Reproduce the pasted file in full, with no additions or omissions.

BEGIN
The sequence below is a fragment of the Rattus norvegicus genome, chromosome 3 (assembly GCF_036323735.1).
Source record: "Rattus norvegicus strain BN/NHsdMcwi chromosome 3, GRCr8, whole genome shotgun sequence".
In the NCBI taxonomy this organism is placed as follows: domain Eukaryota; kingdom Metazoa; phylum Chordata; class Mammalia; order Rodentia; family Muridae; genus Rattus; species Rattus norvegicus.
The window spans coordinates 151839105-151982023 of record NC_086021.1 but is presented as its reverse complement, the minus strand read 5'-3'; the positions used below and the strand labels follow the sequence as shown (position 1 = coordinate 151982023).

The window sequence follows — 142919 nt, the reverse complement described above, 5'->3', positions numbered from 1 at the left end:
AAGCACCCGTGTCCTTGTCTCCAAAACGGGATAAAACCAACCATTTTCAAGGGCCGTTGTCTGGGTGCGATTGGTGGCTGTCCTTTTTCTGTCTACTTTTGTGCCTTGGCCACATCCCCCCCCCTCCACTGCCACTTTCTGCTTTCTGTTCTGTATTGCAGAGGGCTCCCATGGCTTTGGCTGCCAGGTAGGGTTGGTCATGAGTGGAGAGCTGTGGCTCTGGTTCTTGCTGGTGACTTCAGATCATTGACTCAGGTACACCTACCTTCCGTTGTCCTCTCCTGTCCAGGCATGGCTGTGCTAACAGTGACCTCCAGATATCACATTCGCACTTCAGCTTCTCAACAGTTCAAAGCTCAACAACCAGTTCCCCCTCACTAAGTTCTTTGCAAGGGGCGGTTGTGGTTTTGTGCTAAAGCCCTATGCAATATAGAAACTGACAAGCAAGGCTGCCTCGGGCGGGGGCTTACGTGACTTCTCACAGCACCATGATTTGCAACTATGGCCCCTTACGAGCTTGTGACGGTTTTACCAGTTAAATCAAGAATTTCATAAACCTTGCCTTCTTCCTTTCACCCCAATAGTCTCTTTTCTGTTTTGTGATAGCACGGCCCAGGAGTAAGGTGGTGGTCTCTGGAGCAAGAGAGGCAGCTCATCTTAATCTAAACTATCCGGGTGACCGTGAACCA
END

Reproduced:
The sequence below is a fragment of the Rattus norvegicus genome, chromosome 3 (assembly GCF_036323735.1).
Source record: "Rattus norvegicus strain BN/NHsdMcwi chromosome 3, GRCr8, whole genome shotgun sequence".
In the NCBI taxonomy this organism is placed as follows: domain Eukaryota; kingdom Metazoa; phylum Chordata; class Mammalia; order Rodentia; family Muridae; genus Rattus; species Rattus norvegicus.
The window spans coordinates 151839105-151982023 of record NC_086021.1 but is presented as its reverse complement, the minus strand read 5'-3'; the positions used below and the strand labels follow the sequence as shown (position 1 = coordinate 151982023).

The window sequence follows — 142919 nt, the reverse complement described above, 5'->3', positions numbered from 1 at the left end:
AAGCACCCGTGTCCTTGTCTCCAAAACGGGATAAAACCAACCATTTTCAAGGGCCGTTGTCTGGGTGCGATTGGTGGCTGTCCTTTTTCTGTCTACTTTTGTGCCTTGGCCACATCCCCCCCCCTCCACTGCCACTTTCTGCTTTCTGTTCTGTATTGCAGAGGGCTCCCATGGCTTTGGCTGCCAGGTAGGGTTGGTCATGAGTGGAGAGCTGTGGCTCTGGTTCTTGCTGGTGACTTCAGATCATTGACTCAGGTACACCTACCTTCCGTTGTCCTCTCCTGTCCAGGCATGGCTGTGCTAACAGTGACCTCCAGATATCACATTCGCACTTCAGCTTCTCAACAGTTCAAAGCTCAACAACCAGTTCCCCCTCACTAAGTTCTTTGCAAGGGGCGGTTGTGGTTTTGTGCTAAAGCCCTATGCAATATAGAAACTGACAAGCAAGGCTGCCTCGGGCGGGGGCTTACGTGACTTCTCACAGCACCATGATTTGCAACTATGGCCCCTTACGAGCTTGTGACGGTTTTACCAGTTAAATCAAGAATTTCATAAACCTTGCCTTCTTCCTTTCACCCCAATAGTCTCTTTTCTGTTTTGTGATAGCACGGCCCAGGAGTAAGGTGGTGGTCTCTGGAGCAAGAGAGGCAGCTCATCTTAATCTAAACTATCCGGGTGACCGTGAACCA